‘Others knew me in different forms. I have been quite popular in my time. Some even read my books’. So narrates Professor Stephen Hawking in his role as ‘The Hitchhikers Guide to The Galaxy Mk. II’ in the new series of the cult classic from Perfectly Normal Productions, designed to coincide with the 40th anniversary of the radio series and including many of the original cast. As co-producer (together with Dirk Maggs) on the series can you tell us about how this cameo came about?
Last summer, while Dirk was working on the Hitchhiker’s adaptation, I was in France writing a play for the BBC about David Bowie. I was in the back garden, looking up at the Pyrenees with a glass of wine in my hand and a fantastically bright shooting star fell out of the heavens. That set me thinking about The Hitchhiker’s Guide To The Galaxy and who we could get to play cameos. As soon as I thought of Stephen Hawking, I just thought “of course!!” I didn’t know for sure that he’d be a fan, but I contacted his PA in Cambridge and asked her if he might be interested to play a small role in the series. She asked him, and he immediately said yes. I think me and Dirk were both jumping up and down with glee, because there was something so right about combining the worlds of Douglas Adams and Stephen Hawking. So we sent him a script, he read it and agreed to the role of the Guide Mk II - a hugely powerful intellect - and then I sent the script to his technical assistant, who typed it into the machine that made his voice and hey presto! Out came the script in Professor Hawking’s voice. Amazing. Dirk edited it into the programme in post production.
Prof Hawking joins members from the original radio, television and stage casts – including Simon Jones who reprises his role as Arthur Dent. What was it like working with not only with members from the original radio series, but also actors that had been involved in the various subsequent adaptations of the story?
The original cast have worked with Dirk on several series since Douglas Adams asked him to direct the third series. This is now the sixth one. There have also been a stage tour of the UK with them, and a live version on Radio 4. Both in some way related to our company Perfectly Normal. So this series just felt like getting the band back together again, as Dirk would put it. The surviving cast are all old friends, and are bound together in the Hitchhiker’s world. Simon Jones actually had the role of Arthur Dent written with him in mind, and he says in his usual self deprecating manner, that he doesn’t have to search too far in the cupboard for the character. They are all relaxed, very bright, and very funny so it’s a joy to be part of it.
Douglas Adams’ friend, co-author and former flatmate John Lloyd was recruited to represent the voice The Book – to what extent was John’s involvement integral in lending authenticity to the project?
John co-wrote parts 5 and 6 of the original series, so yes, he understood the project absolutely and was another way of keeping the series true to the spirit of the previous incarnations. Of course, Peter Jones had been the first voice, then Bill Franklyn. Both hard acts to follow, but John pitches it perfectly. And he’d been the Voice of the Guide for us in the live version on Radio 4, so we knew he worked. John is a comic genius, and I don’t use that word lightly, how else can you describe someone who invented The News Quiz, Not The Nine O’Clock News, Spitting Image, QI, Blackadder and a zillion other shows. He just gets comedy and understands how to bring out the joy and comedy in the written lines.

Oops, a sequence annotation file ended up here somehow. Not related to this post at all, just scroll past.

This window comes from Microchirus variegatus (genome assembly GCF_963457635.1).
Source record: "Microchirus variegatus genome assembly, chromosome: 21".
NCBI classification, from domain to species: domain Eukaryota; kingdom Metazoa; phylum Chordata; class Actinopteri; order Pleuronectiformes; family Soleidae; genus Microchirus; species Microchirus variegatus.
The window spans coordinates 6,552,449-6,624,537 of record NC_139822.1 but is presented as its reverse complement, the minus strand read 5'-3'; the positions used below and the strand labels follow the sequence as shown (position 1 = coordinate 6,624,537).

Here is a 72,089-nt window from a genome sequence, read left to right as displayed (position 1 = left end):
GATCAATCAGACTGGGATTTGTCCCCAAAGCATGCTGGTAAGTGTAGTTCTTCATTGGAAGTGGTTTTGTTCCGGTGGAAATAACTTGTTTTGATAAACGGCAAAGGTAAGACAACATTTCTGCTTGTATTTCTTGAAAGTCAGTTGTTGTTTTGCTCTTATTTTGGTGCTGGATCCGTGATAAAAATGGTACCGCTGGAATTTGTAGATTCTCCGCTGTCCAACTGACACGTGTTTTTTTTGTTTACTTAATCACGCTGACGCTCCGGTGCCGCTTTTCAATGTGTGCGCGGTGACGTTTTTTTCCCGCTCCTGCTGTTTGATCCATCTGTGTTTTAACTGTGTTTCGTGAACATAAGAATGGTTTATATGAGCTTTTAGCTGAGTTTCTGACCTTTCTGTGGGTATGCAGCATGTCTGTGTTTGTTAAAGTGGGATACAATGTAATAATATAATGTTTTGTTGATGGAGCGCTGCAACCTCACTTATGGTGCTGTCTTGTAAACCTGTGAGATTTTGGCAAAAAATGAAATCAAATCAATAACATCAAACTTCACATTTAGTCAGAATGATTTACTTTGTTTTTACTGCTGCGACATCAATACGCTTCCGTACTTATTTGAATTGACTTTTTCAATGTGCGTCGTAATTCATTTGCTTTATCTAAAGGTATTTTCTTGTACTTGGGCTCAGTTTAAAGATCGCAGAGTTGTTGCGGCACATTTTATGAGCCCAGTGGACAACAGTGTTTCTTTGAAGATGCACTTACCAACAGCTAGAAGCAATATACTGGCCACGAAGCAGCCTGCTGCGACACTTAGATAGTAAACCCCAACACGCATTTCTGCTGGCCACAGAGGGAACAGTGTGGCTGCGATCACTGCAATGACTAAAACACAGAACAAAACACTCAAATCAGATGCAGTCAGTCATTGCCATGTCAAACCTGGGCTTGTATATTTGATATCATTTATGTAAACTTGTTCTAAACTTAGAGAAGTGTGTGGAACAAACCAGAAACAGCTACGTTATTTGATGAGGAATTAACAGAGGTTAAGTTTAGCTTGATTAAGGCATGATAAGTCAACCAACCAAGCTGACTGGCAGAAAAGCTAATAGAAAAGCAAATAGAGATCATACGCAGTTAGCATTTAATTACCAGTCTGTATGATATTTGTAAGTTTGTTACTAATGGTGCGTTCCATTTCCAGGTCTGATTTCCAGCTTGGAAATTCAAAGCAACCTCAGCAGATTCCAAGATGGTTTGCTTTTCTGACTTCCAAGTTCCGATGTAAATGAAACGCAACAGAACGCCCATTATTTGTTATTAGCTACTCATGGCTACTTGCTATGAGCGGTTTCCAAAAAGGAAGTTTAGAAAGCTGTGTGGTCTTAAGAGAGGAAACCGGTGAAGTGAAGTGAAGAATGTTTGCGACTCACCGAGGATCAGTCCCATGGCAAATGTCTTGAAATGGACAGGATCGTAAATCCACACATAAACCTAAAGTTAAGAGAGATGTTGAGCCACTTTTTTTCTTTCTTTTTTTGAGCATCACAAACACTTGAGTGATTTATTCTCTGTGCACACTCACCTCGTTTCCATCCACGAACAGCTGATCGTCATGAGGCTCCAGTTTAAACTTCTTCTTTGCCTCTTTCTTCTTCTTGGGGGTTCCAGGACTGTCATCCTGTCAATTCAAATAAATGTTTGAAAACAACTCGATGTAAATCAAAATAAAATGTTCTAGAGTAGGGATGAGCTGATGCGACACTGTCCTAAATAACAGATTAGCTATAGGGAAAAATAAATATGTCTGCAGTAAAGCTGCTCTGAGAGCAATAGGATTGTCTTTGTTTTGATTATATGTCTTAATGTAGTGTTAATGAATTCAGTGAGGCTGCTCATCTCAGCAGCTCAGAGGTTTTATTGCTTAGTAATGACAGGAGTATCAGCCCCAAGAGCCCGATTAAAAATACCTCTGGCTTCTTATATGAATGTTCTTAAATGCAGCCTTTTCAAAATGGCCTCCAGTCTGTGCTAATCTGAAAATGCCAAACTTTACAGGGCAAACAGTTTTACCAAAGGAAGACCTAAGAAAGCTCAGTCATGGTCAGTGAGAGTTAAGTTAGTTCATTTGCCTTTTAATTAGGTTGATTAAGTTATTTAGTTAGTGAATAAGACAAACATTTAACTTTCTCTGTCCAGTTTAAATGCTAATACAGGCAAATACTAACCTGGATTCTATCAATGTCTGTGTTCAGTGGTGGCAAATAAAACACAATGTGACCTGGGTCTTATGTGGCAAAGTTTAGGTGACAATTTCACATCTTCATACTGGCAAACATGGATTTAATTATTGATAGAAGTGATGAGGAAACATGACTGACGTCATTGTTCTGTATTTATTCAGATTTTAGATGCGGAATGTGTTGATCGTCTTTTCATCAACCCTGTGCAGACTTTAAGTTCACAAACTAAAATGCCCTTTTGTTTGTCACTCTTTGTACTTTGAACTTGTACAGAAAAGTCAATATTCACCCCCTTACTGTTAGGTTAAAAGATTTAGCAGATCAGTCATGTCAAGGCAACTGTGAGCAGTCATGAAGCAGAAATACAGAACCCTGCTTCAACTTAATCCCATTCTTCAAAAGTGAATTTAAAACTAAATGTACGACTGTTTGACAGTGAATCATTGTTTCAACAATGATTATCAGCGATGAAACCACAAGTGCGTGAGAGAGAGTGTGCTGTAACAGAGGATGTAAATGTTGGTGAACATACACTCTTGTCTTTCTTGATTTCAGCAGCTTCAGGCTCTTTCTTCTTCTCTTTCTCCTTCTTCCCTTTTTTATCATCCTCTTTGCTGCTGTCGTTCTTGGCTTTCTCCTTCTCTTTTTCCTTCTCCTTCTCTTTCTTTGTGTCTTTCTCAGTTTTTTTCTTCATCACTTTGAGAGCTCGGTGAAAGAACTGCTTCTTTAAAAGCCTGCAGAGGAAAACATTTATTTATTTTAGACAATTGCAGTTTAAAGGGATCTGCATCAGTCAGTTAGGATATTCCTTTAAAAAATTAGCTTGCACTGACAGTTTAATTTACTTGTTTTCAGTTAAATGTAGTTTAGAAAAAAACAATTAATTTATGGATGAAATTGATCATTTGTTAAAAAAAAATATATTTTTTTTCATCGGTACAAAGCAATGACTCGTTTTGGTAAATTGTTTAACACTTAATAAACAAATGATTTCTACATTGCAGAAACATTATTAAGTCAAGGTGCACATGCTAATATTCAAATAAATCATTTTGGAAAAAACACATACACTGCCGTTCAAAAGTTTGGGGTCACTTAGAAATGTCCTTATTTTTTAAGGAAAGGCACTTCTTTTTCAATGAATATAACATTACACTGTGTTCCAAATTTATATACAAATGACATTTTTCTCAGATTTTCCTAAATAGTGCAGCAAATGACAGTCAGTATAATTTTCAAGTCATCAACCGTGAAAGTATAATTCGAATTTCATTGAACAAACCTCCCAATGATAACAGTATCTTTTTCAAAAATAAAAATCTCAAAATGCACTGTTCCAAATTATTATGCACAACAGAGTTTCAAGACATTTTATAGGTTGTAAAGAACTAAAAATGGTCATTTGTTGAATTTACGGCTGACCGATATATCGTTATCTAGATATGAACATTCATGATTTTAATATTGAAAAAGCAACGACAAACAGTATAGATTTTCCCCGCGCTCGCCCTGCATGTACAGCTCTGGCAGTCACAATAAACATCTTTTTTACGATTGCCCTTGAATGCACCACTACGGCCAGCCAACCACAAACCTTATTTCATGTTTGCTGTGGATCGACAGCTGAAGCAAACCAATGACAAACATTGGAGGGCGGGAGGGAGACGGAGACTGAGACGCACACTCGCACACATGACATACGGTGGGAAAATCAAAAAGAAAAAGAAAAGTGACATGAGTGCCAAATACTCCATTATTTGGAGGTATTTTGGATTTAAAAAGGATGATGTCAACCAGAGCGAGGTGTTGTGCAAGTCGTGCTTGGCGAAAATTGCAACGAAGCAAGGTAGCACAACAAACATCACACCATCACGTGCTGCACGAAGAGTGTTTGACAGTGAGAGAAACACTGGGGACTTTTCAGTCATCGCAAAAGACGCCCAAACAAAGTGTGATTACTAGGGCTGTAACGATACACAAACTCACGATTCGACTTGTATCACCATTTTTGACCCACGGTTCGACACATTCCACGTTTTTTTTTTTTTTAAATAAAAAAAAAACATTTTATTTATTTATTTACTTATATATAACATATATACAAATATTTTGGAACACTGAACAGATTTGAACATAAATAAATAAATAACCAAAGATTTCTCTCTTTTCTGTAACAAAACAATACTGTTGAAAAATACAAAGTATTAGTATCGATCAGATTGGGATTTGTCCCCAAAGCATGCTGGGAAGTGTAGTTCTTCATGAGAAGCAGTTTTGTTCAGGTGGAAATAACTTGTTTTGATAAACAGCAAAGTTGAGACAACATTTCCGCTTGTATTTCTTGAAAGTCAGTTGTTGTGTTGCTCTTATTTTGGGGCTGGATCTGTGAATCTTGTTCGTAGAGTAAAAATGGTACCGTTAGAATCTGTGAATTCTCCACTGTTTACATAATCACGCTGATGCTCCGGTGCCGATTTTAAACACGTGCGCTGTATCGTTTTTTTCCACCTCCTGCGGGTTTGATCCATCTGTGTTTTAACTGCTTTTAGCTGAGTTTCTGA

The series is adapted from Eoin Colfer’s And Another Thing …, the work commissioned by the Douglas Adams Estate in 2009 to mark the 30th anniversary of the first novel and includes a host of unpublished materials. What were the challenges and opportunities of using archival resources that were not otherwise known to the public?
When Douglas died his family donated his papers to his old college, St John’s. So we sent Kevin Davies, probably the world’s leading expert on Douglas and his work, to look through it and find new material that Dirk could use for the series and I could use for an accompanying Radio 4 documentary. Obviously, the challenge in using work that was either rejected by Douglas, or at least put aside, is to make sure that the quality threshold is still as high as in the final versions of other series. I think Dirk has done that brilliantly in this series.
The original radio series was notable for its use of sound - Adams apparently said that he wanted the programme’s production to resemble to that of a modern rock album. How did you approach issues of sound and sound effects in the production?
The reason Douglas approached Dirk to direct series three was because he had heard Dirk’s radio version of Superman. The original two series had been outstanding for their time, but Douglas didn’t want to rest on his laurels, so he contacted Dirk to bring a new dimension to the project. Dirk’s “audio movie" techniques lead the world, and are absolutely key to keeping Hitchhiker’s at the cutting edge of audio drama. The sound Dirk created in post-production is intense, multi-layered and puts you right in the middle of the action. Hitchhiker’s wouldn’t work if it sounded like The Archers!
Very broadly where do you see future opportunities for Douglas Adams’ work, including across stage, radio, TV?
Hitchhiker’s started on radio, became novels, stage plays, tv, and even a movie, but for my money it’s best where it started - audio only, where it can really get inside your head. Zaphod Beeblebrox only has two heads because Douglas wanted to use stereo to make a joke. I hope that audio will lead it somewhere new and exciting in the future.